Dreading heading home for the holidays? Throwing a toxic family holiday dinner bash for people you know are unlikely to appreciate your efforts or enjoy YOUR company? Welcome to the world of being a People Pleaser. It is a thing people who are naturally empathetic but are raised in a toxic family are taught to feel obligated to do.
Whether the special event is Thanksgiving, Christmas Eve, Christmas Day, New Year’s Eve, New Years Day, Easter or some other cultural celebration like the Fourth of July or “Sunday Dinners”, truly… toxic family holidays and special occasions that provide abusive people situational opportunities to traumatize their preferred targets and scapegoats cause victims a lifetime of residual PTSD flashbacks and lingering C-PTSD issues.
Why do so many kind-hearted folks absolutely dread spending holidays, birthdays, and other special events like graduations and anniversaries with toxic family?
Due to the fact that every year, time and time again, abusive people choose to target the weakest link — namely the person who is happiest about celebrating and try the hardest to please everyone.
If that person is from a toxic family that consists of egocentric people who love to engage in the act of mobbing, holidays become unique situational opportunities to gang up like jackals to target their favorite scapegoat targets for narcissistic abuse.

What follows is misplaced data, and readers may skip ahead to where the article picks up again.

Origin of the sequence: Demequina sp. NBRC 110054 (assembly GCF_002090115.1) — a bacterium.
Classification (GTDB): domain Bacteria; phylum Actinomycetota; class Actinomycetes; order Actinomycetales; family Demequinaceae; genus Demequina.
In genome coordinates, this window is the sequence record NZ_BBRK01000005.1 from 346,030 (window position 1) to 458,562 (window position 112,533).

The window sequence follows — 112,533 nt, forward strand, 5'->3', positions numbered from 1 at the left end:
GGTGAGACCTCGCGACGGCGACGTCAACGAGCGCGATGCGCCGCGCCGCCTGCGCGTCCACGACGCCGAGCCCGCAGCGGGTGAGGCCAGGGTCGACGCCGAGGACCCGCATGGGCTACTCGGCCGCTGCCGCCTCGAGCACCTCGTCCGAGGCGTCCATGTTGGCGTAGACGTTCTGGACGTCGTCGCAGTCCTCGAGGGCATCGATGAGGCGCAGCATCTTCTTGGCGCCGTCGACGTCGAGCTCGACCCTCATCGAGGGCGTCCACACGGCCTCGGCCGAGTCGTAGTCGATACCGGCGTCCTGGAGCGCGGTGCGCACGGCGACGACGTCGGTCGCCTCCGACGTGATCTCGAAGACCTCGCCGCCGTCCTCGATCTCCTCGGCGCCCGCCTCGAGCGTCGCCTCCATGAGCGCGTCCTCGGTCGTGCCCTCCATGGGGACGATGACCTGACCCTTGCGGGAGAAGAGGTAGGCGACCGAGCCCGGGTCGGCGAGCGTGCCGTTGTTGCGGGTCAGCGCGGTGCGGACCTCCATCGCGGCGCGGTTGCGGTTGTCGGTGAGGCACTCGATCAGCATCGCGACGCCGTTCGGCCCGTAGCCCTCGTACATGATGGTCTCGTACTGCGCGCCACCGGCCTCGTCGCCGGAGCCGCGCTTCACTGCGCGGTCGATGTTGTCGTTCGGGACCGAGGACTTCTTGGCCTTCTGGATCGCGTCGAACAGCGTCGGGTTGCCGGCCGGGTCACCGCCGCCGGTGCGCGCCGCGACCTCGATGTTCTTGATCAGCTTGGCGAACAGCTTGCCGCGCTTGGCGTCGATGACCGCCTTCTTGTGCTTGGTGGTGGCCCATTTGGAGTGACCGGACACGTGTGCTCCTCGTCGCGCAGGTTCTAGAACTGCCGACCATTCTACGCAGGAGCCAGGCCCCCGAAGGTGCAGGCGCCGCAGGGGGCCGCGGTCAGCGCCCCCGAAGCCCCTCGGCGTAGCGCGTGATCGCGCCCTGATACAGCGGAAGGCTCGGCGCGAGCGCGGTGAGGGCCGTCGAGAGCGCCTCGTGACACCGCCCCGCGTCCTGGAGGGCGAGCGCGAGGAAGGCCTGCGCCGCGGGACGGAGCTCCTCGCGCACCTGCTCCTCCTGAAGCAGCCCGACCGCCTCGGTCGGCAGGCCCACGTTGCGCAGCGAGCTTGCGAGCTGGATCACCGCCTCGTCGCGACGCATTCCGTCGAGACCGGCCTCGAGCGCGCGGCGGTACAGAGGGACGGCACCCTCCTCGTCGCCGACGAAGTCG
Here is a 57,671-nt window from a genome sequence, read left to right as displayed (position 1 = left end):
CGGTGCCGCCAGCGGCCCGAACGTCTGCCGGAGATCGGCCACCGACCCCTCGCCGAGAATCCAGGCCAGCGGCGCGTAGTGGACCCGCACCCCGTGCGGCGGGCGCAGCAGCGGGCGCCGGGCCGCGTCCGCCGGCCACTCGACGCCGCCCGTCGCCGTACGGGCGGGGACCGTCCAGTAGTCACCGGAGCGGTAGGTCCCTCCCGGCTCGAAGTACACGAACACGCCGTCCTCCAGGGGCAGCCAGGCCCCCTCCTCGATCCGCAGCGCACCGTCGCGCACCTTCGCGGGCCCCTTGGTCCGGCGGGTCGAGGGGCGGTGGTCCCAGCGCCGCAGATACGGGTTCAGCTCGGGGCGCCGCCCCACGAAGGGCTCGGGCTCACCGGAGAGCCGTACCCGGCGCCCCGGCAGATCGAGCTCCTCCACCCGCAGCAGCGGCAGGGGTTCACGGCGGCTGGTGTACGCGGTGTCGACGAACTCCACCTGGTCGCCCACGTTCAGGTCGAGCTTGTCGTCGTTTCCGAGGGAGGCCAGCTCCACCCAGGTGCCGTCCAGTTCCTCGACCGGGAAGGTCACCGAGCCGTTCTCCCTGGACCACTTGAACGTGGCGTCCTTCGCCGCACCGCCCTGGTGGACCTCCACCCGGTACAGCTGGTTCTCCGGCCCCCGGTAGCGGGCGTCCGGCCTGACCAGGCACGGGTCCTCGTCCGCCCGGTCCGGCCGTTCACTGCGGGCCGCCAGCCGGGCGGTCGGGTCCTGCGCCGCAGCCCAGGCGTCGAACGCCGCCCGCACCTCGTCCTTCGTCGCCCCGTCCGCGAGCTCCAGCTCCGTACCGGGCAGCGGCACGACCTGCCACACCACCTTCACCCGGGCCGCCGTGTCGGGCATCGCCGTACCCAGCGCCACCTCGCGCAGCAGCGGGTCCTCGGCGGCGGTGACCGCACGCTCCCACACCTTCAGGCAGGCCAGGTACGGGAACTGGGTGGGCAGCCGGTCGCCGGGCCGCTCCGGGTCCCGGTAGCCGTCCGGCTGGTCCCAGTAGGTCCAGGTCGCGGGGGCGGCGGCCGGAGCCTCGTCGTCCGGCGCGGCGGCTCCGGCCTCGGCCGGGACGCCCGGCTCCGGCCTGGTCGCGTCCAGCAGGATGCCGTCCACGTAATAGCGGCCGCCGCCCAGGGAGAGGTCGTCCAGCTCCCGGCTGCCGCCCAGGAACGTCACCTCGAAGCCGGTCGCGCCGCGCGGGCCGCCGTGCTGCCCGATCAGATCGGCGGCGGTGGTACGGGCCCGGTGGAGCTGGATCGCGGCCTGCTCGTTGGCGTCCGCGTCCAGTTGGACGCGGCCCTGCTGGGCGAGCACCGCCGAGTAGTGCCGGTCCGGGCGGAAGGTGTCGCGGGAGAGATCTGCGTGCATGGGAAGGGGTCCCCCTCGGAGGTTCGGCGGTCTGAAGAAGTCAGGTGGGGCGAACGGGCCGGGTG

You know what we are talking about. One or two people in the family are typically happy-go-lucky. They are delighted by sounds of the season and feel nothing but joy when the Christmas music starts to play in stores.
The same people who are thankful for the little things in life — like puppies, kittens, rainbows, and yes — Christmas tunes — are oftentimes the very same folks who try time and time again to create a festive, enjoyable atmosphere.
Whether they invite friends and family to participate in holiday activities or they are the ones hosting a party (or conversely doing the most work to organize someone else’s), these are the people that those who are narcissistic by nature or nurture choose to emotionally manipulate in order to use.
Plagued with a logical disconnect from the full spectrum of human emotions, narcissistic individuals approach every social situation in life as if it’s a competition. If they are unhappy and bored but someone around them is acting light-hearted and joyous, nothing seems to anger them more.
Mean-spirited, callous, or thoughtless individuals hate people who smile all the time and who (for the most part) live life with an infectious attitude of gratitude. When strangers meet this sort of person they tend to respond well to them — even during an otherwise stressful holiday season — because their aura radiates an appreciative affection for others who also live their lives by the golden rule.
If someone insists on making Grumpy Cat faces at a party, let them say hello if they want but politely let them excuse themselves from attending a party. Let is be okay for folks to refuse to participate in playing party games or celebrating traditional events.